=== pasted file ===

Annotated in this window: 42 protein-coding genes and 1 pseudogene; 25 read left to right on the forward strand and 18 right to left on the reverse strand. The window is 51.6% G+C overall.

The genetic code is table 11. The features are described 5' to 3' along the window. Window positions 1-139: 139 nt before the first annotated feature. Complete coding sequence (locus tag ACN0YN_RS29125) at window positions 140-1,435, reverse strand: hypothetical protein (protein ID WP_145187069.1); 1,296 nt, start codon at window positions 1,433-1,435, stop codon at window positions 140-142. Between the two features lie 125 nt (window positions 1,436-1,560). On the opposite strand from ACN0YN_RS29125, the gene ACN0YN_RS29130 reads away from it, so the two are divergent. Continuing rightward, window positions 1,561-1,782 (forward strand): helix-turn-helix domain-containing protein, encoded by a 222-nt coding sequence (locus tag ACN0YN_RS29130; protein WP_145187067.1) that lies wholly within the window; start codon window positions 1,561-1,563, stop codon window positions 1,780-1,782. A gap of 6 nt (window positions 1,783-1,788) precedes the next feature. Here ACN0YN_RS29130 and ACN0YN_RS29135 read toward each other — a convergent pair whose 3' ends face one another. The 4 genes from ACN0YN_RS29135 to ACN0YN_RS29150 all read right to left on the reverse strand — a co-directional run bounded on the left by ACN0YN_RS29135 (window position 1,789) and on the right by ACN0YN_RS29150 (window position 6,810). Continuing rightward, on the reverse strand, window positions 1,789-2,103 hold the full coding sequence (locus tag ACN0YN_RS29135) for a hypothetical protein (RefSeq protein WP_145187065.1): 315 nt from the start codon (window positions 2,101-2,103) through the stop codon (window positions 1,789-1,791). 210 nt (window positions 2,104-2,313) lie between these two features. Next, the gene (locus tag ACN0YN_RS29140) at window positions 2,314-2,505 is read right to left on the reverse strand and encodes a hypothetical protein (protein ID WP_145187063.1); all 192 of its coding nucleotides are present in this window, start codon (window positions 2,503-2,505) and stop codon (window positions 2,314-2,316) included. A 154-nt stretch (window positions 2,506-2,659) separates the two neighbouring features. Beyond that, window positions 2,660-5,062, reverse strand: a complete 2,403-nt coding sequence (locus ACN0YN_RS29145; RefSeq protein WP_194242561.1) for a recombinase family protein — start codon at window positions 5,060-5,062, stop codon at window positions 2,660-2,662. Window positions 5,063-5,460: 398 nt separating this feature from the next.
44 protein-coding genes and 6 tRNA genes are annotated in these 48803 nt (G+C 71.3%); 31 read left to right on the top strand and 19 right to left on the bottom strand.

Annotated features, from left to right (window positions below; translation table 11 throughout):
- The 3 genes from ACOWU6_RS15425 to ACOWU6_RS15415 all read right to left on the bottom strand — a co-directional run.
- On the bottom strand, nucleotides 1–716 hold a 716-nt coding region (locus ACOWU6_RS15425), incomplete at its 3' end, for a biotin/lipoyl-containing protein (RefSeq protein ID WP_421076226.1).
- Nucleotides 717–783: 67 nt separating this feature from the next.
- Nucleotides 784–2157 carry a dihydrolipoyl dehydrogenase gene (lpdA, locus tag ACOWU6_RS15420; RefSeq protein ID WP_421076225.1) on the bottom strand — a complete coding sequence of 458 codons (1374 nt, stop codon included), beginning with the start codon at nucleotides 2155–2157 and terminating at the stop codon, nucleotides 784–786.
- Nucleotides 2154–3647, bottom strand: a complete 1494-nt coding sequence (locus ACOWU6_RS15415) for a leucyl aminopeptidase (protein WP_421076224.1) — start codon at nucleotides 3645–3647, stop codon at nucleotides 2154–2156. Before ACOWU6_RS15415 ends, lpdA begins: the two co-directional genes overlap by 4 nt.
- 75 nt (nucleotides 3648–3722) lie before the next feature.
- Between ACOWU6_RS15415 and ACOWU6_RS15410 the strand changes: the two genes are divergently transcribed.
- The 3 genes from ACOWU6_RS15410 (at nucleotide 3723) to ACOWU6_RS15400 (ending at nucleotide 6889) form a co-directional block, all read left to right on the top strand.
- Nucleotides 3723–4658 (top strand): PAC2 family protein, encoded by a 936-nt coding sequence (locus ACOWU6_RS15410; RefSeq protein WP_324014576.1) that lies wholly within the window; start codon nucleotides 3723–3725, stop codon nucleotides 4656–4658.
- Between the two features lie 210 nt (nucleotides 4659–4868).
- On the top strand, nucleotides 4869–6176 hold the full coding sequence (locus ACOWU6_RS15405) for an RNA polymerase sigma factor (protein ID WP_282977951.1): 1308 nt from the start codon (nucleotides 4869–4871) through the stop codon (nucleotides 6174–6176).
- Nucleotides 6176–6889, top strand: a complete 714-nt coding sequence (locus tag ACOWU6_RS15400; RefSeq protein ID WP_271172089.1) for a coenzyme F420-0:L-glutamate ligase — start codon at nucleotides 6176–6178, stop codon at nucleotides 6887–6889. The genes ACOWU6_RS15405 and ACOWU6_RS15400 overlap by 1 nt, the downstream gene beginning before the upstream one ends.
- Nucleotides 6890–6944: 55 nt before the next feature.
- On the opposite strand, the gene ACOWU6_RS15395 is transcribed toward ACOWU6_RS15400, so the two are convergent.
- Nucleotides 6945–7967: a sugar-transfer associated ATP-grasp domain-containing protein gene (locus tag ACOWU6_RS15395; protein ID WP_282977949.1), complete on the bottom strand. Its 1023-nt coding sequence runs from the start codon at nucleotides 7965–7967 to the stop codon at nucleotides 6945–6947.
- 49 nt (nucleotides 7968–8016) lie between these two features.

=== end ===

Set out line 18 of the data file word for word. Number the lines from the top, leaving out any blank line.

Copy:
- On the opposite strand, the gene ACOWU6_RS15395 is transcribed toward ACOWU6_RS15400, so the two are convergent.